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Circuit to convert a voltage output of a Hall device to a current.

Hello,

 

I would appreciate some help designing a circuit to convert a voltage signal to a current signal.  Here is my attempt at a schematic for the circuit.

 

 

I don't see a need to use the current limit function included in the diagram.  If over current is a concern, I think I will use a fuse in the output.

Thanks to everyone who takes a look at this and helps me out.

 

Rick

7 Replies

  • Hi Rick,

    It will help us to understand a bit more about what you are trying to do, so I have some questions:

    The 150mV output from the Hall device... does it vary from 0V to 150mV?

    Do you want the output current to vary 0A to 3A, proportional to the output from the Hall device?

    Must the 0.05 ohm load be ground-referenced?  Could it be floating?

    Can you supply information on the Hall sensor?  Does it have a buffered low-Z output?

    The approach you have shown would dissipate (12V)(3A) = 36 watts. This is quite a lot of dissipation so the complete circuit will get HOT. There are two possible alternatives:  1) Run the op amp from a lower supply voltage, if available.  2) Use a class-D type amplifier.

    Regards,  Bruce.

  • In reply to Bruce Trump:

    Hi Bruce,

     The Hall Device voltage represents a current in a separate conductor of 5 Amps.  That 5 amp current produces a magnetic field in a gapped toroid core of about 30 G and the Hall device sensitivity is 5 mV/G.  The requirement is to measure the current over a narrow range (4 to 6 A) very accurately (<0.1%).  The Hall device is an Allegro A1321 and the output is push-pull.

     I don’t know if it is possible to avoid the ground reference for the output resistor.  The current measuring instrument is a Yokogawa WT 1600 power meter which has a current transformer input stage with 25 milli-Ohms of resistance. The 50 milli-Ohm includes some added resistance to achieve the correct output current.

     I think the output power will be 0.05*9 = 0.45 W but I don’t know what the input will be.  A heat sink will be required.

     At this point, I would like to stay away from PWM.

     Thanks so much for your interest and I look forward to your further comments.

     Rick

  • In reply to Rick Stockum:

    Rick,

    It sounds as if the 0.05 ohm load is a winding of a current transformer, correct? It would seem that this load could then be floating and would not need to be ground referenced. This could simply the circuit used to drive the 3A current.

    Your power calculation is the power dissipated by the 0.05 ohm load which is small by comparison. The power that must be dissipated by the amplifier drive circuitry is 36 watts at 12V operation. (Actually about 35.5 watts, accounting for the power delivered to the 0.05 ohm resistor.) This will require a large finned heat sink. I just want you to consider whether this is practical before we design a circuit.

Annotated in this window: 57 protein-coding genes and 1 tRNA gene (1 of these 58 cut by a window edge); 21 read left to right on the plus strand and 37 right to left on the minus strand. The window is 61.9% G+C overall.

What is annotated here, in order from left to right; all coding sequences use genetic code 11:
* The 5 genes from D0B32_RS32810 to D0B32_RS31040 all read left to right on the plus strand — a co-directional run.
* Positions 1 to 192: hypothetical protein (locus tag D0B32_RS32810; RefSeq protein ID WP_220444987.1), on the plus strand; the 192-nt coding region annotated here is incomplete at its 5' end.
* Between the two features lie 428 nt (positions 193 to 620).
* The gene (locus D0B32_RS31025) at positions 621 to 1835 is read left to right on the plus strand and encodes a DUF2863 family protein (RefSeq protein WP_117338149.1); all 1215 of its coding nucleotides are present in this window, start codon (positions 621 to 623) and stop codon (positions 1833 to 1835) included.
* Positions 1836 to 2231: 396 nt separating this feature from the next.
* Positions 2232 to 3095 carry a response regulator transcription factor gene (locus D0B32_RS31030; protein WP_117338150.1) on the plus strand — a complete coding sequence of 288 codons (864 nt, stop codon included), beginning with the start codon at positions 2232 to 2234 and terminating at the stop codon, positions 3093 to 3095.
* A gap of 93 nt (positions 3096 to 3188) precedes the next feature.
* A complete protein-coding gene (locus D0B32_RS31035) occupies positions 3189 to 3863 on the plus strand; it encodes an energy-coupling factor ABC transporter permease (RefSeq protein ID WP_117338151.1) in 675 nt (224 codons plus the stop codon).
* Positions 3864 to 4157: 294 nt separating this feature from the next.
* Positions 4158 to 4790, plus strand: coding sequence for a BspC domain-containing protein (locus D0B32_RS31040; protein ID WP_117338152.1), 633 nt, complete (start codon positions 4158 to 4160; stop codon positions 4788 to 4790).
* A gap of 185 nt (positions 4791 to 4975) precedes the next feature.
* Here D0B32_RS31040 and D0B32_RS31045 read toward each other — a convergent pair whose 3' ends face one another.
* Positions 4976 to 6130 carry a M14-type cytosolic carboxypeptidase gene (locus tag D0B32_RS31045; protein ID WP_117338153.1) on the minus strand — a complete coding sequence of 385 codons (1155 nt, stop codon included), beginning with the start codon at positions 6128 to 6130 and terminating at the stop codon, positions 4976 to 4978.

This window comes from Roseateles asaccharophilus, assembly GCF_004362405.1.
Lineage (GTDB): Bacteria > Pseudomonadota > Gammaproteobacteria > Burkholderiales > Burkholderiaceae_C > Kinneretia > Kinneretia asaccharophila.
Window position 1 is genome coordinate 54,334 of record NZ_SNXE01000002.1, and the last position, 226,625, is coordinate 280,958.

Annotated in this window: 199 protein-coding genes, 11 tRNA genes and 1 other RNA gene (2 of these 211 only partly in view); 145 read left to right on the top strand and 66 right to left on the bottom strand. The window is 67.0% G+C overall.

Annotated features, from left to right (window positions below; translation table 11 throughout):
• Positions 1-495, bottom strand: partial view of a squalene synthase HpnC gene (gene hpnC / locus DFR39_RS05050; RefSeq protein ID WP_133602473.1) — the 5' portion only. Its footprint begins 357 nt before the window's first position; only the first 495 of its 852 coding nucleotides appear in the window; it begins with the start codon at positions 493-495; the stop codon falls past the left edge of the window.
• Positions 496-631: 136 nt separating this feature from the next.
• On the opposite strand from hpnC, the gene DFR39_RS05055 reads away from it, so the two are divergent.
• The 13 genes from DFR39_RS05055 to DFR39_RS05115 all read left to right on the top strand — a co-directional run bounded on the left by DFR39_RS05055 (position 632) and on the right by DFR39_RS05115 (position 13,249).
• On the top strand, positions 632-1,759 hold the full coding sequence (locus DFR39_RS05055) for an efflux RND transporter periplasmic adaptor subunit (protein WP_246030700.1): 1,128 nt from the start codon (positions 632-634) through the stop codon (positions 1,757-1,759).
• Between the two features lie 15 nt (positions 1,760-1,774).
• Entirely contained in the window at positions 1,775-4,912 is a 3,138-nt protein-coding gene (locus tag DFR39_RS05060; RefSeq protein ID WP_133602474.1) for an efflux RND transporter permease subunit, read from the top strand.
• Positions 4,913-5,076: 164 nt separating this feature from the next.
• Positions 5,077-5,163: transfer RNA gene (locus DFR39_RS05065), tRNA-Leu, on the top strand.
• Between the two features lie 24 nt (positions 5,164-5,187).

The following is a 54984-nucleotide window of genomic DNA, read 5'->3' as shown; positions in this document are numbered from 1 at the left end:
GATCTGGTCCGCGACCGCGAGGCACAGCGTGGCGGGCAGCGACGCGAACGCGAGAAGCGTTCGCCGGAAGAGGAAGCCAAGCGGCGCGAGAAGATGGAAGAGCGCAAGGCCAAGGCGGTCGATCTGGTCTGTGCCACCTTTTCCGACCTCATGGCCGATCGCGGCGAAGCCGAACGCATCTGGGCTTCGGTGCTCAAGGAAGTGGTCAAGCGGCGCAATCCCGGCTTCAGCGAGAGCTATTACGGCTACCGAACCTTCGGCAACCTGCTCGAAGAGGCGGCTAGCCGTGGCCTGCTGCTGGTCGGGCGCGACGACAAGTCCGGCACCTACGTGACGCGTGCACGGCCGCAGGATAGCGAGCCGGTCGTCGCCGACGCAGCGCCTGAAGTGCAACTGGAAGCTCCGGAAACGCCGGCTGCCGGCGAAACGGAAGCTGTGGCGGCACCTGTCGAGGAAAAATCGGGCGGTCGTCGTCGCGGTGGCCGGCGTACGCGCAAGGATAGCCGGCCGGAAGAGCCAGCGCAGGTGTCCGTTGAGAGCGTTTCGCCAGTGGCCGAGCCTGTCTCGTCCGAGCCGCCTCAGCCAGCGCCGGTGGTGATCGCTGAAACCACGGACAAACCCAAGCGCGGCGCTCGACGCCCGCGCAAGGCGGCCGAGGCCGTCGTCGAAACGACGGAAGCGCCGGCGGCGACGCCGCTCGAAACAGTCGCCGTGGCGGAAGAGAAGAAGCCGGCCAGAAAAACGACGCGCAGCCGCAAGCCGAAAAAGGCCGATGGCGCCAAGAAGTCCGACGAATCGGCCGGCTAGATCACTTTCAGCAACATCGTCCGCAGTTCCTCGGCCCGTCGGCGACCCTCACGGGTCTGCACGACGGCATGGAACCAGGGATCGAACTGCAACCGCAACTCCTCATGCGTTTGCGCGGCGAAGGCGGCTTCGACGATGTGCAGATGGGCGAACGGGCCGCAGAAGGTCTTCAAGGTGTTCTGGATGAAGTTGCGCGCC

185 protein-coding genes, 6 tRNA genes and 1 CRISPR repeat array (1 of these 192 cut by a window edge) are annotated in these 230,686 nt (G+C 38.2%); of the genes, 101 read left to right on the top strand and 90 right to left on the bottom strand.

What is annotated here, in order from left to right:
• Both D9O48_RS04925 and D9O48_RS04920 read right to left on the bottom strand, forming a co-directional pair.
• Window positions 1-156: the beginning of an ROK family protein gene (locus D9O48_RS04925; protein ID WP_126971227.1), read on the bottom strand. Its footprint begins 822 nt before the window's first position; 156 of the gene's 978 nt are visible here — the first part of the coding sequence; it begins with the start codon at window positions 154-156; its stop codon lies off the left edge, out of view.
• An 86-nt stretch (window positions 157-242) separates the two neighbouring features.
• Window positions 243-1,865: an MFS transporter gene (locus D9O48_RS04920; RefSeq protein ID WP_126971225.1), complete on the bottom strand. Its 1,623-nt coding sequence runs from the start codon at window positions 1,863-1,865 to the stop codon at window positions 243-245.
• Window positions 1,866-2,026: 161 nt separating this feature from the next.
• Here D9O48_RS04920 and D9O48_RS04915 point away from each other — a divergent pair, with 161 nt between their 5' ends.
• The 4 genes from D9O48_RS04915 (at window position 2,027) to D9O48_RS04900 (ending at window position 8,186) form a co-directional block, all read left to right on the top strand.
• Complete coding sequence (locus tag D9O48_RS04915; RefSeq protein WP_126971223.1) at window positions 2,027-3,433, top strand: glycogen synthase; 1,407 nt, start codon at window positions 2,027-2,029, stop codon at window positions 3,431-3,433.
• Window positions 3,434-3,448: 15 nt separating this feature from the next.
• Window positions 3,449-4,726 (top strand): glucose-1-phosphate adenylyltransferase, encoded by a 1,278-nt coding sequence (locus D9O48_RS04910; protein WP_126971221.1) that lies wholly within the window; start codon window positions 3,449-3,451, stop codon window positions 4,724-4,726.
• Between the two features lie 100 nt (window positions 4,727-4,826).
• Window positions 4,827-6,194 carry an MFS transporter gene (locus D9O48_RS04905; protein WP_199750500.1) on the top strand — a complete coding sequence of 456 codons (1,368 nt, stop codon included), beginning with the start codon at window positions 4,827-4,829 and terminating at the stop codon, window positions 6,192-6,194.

Another comment... the spec on the Allegro Hall device shows an operating voltage of 5V with an absolute max of 8V. It should not be powered from 12V as you show it. Furthermore it is shown to be on last-time-buy status on the Allegro site.

    Regards,  Bruce.

  • In reply to Bruce Trump:

    Hi Bruce,

     

    Yes, the input CT has a winding resistance of 25 milli-Ohms on all ranges.  If you can find a return for the current, the output can float.

     I didn’t show the voltage divider that I use to decrease Vcc for the A1321 to prevent clutter on the diagram.  I have A1324 units on order (delivery in 6 weeks) and a stock of A1321 devices on hand.  The Burr-Brown OPA548 operates on any (single) voltage from +8 to +60 V and the performance is not significantly affected over the full range of the supply voltage.  Power loss is not an issue.

     

    Rick

  • In reply to Rick Stockum:

    Rick,

    Here is a possible circuit for your consideration. I agree with your selection of the OPA548. The 150mV signal is amplified by a gain of 40 and impressed on R3, making 6V on R3. The 3A in this resistor flows through your load, RL.

    R3 is chosen to drop half the supply voltage on itself rather than the amplifier. This splits the 35.5 watts of dissipation between R3 and U1. Both will still get hot.

    The accuracy and temperature stability of R3 will directly affect accuracy. The current flowing in R1 + R2 creates a tiny error but it's proportional to the signal value and can be neglected. Grounding technique will be very important due to the low value of R3. Kelvin-type connections of R2 to the high side of R3 and R1 and the input signal to the low side of R3 are critical.

    Regards, Bruce.

  • In reply to Bruce Trump:

    Bruce,

     

    I appreciate you efforts on this.  I hope to breadboard it next week and will drop you a note on the results.

     

    Rick

  • In reply to Rick Stockum:

    Rick;

    I would not use a fuse instead of the amplifier's internal current-limit circuit. With semiconductors, it is always a race between the silicon and the fuse to see which one blows first. The silicon almost always wins.

    Regards, Neil P. Albaugh   ex-Burr-Brown

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